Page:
If the name of this game sounds a little familiar, that’s likely no coincidence. Chronos: Before the Ashes is a surprising prequel to the intriguing souls-like third person shooter Remnant: From the Ashes which was released in August 2019. I say surprising as fundamentally the game already existed in 2016 as a lesser known VR game, which then went on to inspire the more notable Remnant: From the Ashes, which exists in virtually an entirely different genre. Before the Ashes appears to be an attempt to bring this original story back alongside its sequel, whereas it might have been forgotten otherwise, and in doing so creates a more solid timeline for the series to exist and potentially grown. It was a good decision, as frankly VR, while receiving some praise for its incorporation to the original game, is a definite barrier of entry and somewhat of a bizarre sounding choice for a third person, Souls/Zelda-like action game.

Before the Ashes’ story is less eagerly explained to the player than Remnant’s, introducing the premise as a fire-side folk tale which turns out to be true. This isn’t necessarily a bad thing, but for a prequel where you might hope to get more answers to a story which was already a little obscure in some respects, it’s a bit more mysterious than some may be expecting. Essentially, you, as ‘the chosen one’, must embark on a quest to defeat a dragon that has been responsible for the destruction of society, and along the way you will uncover snippets of its mysterious backstory and recognise their relation to the sequel and its overall ‘universe’.

Chronos and Remnant have an interesting presentation of combining fantasy and modern/real world aesthetic. While Remnant features fantasy encroaching on built up cities and more recognisable settings, Chronos focuses more on the fantasy side. You begin your journey with sword and shield, making your way up and into a tower that is filled with computers and other technology, all looking out of place next to your character. Strongly suggested to be earth, or an equivalent, this is where we see the contradiction between how our character is presented and what the world must have been before the catastrophe. After a brief exploration you reveal a way to regenerate a broken crystal (crystals, as in Remnant, act as travel points and checkpoints) which unlocks the first location of your travels, and a portal into this mysterious fantastical land where you will search for a way to kill this dragon.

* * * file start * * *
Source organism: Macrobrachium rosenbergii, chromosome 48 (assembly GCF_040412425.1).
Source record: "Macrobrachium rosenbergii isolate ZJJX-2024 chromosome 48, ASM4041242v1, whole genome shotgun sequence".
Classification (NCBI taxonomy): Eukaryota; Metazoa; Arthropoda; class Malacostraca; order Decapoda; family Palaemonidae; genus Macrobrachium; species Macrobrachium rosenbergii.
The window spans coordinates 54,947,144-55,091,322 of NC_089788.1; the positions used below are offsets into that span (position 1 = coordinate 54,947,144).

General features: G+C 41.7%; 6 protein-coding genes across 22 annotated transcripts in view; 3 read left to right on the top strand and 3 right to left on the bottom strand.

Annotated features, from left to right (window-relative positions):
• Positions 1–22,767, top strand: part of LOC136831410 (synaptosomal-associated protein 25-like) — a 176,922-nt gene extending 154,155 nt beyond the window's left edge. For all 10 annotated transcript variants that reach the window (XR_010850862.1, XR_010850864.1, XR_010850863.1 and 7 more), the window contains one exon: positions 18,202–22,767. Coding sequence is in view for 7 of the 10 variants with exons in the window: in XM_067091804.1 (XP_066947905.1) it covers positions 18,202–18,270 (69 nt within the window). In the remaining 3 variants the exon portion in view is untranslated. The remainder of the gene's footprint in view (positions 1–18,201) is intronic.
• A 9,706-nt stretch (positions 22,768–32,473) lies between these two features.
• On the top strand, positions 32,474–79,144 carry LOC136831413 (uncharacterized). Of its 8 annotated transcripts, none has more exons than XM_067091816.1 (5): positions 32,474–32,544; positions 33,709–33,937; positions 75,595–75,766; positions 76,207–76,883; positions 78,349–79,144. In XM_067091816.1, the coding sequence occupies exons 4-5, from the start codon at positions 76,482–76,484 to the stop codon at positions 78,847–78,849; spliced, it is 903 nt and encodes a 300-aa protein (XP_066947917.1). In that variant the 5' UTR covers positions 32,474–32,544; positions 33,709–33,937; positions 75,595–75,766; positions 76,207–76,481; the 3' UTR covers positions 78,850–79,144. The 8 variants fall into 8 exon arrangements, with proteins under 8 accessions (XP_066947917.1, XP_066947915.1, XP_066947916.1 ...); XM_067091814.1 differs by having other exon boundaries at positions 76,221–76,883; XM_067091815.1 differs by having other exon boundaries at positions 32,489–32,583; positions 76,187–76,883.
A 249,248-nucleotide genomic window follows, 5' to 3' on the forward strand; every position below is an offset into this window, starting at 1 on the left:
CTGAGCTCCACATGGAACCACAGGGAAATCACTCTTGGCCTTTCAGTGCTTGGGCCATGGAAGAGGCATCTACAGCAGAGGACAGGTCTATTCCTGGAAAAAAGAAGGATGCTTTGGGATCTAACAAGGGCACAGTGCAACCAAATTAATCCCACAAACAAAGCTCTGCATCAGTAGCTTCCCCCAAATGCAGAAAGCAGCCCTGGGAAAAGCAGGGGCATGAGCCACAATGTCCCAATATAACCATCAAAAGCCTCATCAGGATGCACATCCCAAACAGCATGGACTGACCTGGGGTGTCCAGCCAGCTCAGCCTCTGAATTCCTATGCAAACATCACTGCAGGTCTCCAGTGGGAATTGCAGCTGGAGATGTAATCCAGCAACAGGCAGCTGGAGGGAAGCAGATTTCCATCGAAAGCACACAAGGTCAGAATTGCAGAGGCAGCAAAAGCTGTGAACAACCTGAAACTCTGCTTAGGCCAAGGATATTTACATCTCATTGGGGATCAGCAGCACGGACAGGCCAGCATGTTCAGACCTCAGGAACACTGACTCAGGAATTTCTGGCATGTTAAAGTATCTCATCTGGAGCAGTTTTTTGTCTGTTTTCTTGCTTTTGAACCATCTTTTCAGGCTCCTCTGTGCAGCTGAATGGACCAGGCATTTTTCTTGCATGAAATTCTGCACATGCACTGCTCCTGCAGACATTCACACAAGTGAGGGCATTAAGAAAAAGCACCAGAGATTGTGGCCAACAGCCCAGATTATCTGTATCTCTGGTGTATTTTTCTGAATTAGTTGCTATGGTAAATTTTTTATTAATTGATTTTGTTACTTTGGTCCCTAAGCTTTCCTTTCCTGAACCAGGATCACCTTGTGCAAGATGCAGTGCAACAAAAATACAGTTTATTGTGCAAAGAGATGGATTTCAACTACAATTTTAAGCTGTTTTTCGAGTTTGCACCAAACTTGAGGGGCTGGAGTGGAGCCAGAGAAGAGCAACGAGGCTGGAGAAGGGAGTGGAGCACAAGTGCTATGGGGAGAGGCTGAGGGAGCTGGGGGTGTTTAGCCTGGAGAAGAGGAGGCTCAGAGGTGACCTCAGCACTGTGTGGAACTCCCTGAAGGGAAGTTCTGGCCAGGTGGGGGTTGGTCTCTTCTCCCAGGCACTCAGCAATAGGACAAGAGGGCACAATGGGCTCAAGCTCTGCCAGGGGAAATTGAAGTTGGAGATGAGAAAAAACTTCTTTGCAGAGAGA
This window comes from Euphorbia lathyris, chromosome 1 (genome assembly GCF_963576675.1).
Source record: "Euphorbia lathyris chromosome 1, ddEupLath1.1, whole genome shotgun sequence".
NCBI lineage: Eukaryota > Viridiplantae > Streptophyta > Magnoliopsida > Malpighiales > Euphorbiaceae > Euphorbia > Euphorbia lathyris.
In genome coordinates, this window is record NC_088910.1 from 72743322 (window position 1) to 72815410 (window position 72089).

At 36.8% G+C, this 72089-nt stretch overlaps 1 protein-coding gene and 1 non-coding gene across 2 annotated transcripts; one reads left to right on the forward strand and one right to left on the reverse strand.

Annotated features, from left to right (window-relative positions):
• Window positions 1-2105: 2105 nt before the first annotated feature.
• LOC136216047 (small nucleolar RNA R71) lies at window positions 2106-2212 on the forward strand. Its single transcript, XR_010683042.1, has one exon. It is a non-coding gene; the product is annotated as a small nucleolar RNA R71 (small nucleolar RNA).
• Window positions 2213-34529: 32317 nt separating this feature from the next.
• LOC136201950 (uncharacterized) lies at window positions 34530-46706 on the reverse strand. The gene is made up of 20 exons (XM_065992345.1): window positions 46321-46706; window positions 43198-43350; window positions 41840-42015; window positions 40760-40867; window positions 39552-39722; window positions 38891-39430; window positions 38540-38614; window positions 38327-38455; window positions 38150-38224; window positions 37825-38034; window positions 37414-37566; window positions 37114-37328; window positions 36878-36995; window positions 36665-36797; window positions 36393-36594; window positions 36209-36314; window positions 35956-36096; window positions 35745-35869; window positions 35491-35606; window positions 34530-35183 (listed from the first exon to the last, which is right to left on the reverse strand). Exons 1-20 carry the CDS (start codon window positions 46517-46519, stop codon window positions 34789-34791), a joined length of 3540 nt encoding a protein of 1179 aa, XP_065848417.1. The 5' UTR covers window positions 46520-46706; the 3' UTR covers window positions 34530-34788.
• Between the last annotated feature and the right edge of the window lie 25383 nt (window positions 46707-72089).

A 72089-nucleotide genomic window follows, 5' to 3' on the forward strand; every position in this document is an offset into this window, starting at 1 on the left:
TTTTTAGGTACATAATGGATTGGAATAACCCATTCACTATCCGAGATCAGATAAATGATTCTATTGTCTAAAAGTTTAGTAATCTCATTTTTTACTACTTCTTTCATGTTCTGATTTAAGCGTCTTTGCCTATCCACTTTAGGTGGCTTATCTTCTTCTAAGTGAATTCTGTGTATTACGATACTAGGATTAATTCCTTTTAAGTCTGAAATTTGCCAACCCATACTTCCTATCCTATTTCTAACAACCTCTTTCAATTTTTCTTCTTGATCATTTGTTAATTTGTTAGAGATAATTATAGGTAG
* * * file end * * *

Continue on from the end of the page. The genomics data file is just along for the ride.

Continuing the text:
Gameplay and combat take on a familiar form. Shield in one hand, weapon in the next, you can block, dodge and roll to evade damage. Parrying with your shield requires skill, however if you pull this off you can stagger your enemy. Attacks are simply light and heavy, though you can charge your heavy attack for extra damage. You have a stamina meter which is depleted when sprinting, though rolling and attacking has no effect on it, and you have an arcane meter which enables you to activate various magical attributes unlocked as the game progresses. You unlock fire, electricity, protection and a sort of sapping magic which transfers your enemy’s health to your own when you land a successful hit. You don’t cast any of this magic, but their effects are applied to your weapon and self, increasing your attack power (and protecting or healing you). You also gain bonuses to your attacks when you successfully dodge an enemy’s attack, which once you get used to can be a saving grace against tougher enemies.